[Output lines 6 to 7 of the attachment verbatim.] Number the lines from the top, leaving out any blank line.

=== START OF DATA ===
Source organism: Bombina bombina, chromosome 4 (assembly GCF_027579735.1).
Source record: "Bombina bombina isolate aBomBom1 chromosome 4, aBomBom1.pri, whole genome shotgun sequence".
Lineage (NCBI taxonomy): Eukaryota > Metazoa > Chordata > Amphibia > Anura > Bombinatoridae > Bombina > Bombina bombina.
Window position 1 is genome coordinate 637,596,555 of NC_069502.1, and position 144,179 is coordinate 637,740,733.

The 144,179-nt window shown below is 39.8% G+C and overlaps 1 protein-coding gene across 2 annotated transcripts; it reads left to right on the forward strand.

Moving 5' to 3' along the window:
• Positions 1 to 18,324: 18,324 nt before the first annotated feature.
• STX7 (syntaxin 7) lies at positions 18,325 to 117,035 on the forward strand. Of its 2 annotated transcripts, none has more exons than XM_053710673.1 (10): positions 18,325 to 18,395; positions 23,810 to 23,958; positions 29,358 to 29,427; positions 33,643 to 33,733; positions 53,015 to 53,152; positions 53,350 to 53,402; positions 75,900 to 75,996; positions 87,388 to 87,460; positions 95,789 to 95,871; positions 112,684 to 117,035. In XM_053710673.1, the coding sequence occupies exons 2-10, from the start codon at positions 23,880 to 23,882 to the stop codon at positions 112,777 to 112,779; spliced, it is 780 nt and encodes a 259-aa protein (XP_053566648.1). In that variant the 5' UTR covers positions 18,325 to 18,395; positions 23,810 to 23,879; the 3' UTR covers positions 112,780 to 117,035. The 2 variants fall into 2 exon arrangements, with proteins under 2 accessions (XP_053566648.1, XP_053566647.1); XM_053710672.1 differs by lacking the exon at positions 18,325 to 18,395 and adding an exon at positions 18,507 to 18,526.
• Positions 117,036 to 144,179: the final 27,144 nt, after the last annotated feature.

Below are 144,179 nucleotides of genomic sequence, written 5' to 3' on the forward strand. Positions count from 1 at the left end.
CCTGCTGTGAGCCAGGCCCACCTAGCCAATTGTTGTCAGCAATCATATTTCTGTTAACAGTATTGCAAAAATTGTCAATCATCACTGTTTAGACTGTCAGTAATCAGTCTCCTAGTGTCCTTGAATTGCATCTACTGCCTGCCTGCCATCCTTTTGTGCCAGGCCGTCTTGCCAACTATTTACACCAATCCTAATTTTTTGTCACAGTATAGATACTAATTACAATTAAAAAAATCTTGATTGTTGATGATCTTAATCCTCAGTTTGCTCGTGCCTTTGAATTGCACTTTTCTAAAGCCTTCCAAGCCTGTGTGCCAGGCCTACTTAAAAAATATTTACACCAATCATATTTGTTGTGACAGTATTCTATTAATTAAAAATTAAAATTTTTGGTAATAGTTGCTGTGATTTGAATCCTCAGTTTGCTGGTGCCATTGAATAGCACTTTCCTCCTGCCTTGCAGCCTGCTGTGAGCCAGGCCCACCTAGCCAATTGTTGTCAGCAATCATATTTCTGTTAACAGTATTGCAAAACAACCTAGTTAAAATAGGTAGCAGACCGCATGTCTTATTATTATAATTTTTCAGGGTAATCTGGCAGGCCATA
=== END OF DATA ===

Moving 5' to 3' along the window:
• Positions 1 to 18,324: 18,324 nt before the first annotated feature.